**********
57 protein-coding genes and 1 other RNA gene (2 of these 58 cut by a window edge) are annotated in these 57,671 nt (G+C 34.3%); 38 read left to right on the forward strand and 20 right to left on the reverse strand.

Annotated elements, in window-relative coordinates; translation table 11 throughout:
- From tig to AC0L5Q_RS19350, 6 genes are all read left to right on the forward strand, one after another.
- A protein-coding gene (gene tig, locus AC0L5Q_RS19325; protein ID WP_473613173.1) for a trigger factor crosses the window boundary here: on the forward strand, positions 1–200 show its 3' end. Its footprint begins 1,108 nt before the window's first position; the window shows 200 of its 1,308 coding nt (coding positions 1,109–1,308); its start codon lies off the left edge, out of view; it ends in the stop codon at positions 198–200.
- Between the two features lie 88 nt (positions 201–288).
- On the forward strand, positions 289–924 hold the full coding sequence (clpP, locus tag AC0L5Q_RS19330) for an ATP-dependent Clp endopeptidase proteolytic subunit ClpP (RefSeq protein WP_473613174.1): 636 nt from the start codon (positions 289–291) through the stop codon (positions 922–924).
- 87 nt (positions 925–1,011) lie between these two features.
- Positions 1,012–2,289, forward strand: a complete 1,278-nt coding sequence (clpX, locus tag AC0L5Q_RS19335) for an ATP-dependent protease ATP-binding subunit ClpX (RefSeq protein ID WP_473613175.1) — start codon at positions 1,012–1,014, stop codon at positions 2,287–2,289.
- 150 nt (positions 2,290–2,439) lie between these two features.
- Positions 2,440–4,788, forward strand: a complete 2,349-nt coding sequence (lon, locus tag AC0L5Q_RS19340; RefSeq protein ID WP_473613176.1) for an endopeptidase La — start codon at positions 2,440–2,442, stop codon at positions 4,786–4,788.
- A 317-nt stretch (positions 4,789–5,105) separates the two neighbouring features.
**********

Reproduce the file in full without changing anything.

57 protein-coding genes and 1 other RNA gene (2 of these 58 cut by a window edge) are annotated in these 57,671 nt (G+C 34.3%); 38 read left to right on the forward strand and 20 right to left on the reverse strand.

Annotated elements, in window-relative coordinates; translation table 11 throughout:
- From tig to AC0L5Q_RS19350, 6 genes are all read left to right on the forward strand, one after another.
- A protein-coding gene (gene tig, locus AC0L5Q_RS19325; protein ID WP_473613173.1) for a trigger factor crosses the window boundary here: on the forward strand, positions 1–200 show its 3' end. Its footprint begins 1,108 nt before the window's first position; the window shows 200 of its 1,308 coding nt (coding positions 1,109–1,308); its start codon lies off the left edge, out of view; it ends in the stop codon at positions 198–200.
- Between the two features lie 88 nt (positions 201–288).
- On the forward strand, positions 289–924 hold the full coding sequence (clpP, locus tag AC0L5Q_RS19330) for an ATP-dependent Clp endopeptidase proteolytic subunit ClpP (RefSeq protein WP_473613174.1): 636 nt from the start codon (positions 289–291) through the stop codon (positions 922–924).
- 87 nt (positions 925–1,011) lie between these two features.
- Positions 1,012–2,289, forward strand: a complete 1,278-nt coding sequence (clpX, locus tag AC0L5Q_RS19335) for an ATP-dependent protease ATP-binding subunit ClpX (RefSeq protein ID WP_473613175.1) — start codon at positions 1,012–1,014, stop codon at positions 2,287–2,289.
- 150 nt (positions 2,290–2,439) lie between these two features.
- Positions 2,440–4,788, forward strand: a complete 2,349-nt coding sequence (lon, locus tag AC0L5Q_RS19340; RefSeq protein ID WP_473613176.1) for an endopeptidase La — start codon at positions 2,440–2,442, stop codon at positions 4,786–4,788.
- A 317-nt stretch (positions 4,789–5,105) separates the two neighbouring features.